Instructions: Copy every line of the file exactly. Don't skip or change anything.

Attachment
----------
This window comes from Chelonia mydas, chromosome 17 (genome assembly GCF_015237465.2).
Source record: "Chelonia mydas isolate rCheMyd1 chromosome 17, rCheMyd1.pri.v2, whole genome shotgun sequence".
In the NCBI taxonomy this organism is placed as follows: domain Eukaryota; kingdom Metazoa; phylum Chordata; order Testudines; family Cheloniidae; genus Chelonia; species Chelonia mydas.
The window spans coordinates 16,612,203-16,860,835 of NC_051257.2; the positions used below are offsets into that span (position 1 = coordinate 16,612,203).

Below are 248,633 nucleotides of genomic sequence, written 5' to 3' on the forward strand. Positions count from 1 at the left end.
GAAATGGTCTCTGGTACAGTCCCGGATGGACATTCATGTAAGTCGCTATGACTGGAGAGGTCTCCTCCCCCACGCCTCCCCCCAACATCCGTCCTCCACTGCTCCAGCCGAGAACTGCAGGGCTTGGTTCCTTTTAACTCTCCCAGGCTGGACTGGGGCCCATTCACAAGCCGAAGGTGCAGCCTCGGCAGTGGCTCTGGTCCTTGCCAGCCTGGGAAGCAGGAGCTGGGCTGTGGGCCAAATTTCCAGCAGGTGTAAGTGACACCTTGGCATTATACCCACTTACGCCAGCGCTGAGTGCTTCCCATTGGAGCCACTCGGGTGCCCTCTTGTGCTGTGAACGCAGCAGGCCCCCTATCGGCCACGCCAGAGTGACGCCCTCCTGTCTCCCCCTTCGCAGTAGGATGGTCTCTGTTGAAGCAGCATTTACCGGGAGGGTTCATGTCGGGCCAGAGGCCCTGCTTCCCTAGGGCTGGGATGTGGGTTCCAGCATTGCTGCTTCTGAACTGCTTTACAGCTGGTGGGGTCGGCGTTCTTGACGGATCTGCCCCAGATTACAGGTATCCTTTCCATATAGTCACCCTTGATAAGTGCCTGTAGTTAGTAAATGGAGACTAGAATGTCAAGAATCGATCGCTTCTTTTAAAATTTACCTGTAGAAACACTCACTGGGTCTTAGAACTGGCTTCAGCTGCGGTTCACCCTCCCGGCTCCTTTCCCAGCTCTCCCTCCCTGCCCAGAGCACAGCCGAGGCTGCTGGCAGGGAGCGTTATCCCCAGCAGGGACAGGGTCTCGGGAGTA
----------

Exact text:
This window comes from Chelonia mydas, chromosome 17 (genome assembly GCF_015237465.2).
Source record: "Chelonia mydas isolate rCheMyd1 chromosome 17, rCheMyd1.pri.v2, whole genome shotgun sequence".
In the NCBI taxonomy this organism is placed as follows: domain Eukaryota; kingdom Metazoa; phylum Chordata; order Testudines; family Cheloniidae; genus Chelonia; species Chelonia mydas.
The window spans coordinates 16,612,203-16,860,835 of NC_051257.2; the positions used below are offsets into that span (position 1 = coordinate 16,612,203).

Below are 248,633 nucleotides of genomic sequence, written 5' to 3' on the forward strand. Positions count from 1 at the left end.
GAAATGGTCTCTGGTACAGTCCCGGATGGACATTCATGTAAGTCGCTATGACTGGAGAGGTCTCCTCCCCCACGCCTCCCCCCAACATCCGTCCTCCACTGCTCCAGCCGAGAACTGCAGGGCTTGGTTCCTTTTAACTCTCCCAGGCTGGACTGGGGCCCATTCACAAGCCGAAGGTGCAGCCTCGGCAGTGGCTCTGGTCCTTGCCAGCCTGGGAAGCAGGAGCTGGGCTGTGGGCCAAATTTCCAGCAGGTGTAAGTGACACCTTGGCATTATACCCACTTACGCCAGCGCTGAGTGCTTCCCATTGGAGCCACTCGGGTGCCCTCTTGTGCTGTGAACGCAGCAGGCCCCCTATCGGCCACGCCAGAGTGACGCCCTCCTGTCTCCCCCTTCGCAGTAGGATGGTCTCTGTTGAAGCAGCATTTACCGGGAGGGTTCATGTCGGGCCAGAGGCCCTGCTTCCCTAGGGCTGGGATGTGGGTTCCAGCATTGCTGCTTCTGAACTGCTTTACAGCTGGTGGGGTCGGCGTTCTTGACGGATCTGCCCCAGATTACAGGTATCCTTTCCATATAGTCACCCTTGATAAGTGCCTGTAGTTAGTAAATGGAGACTAGAATGTCAAGAATCGATCGCTTCTTTTAAAATTTACCTGTAGAAACACTCACTGGGTCTTAGAACTGGCTTCAGCTGCGGTTCACCCTCCCGGCTCCTTTCCCAGCTCTCCCTCCCTGCCCAGAGCACAGCCGAGGCTGCTGGCAGGGAGCGTTATCCCCAGCAGGGACAGGGTCTCGGGAGTA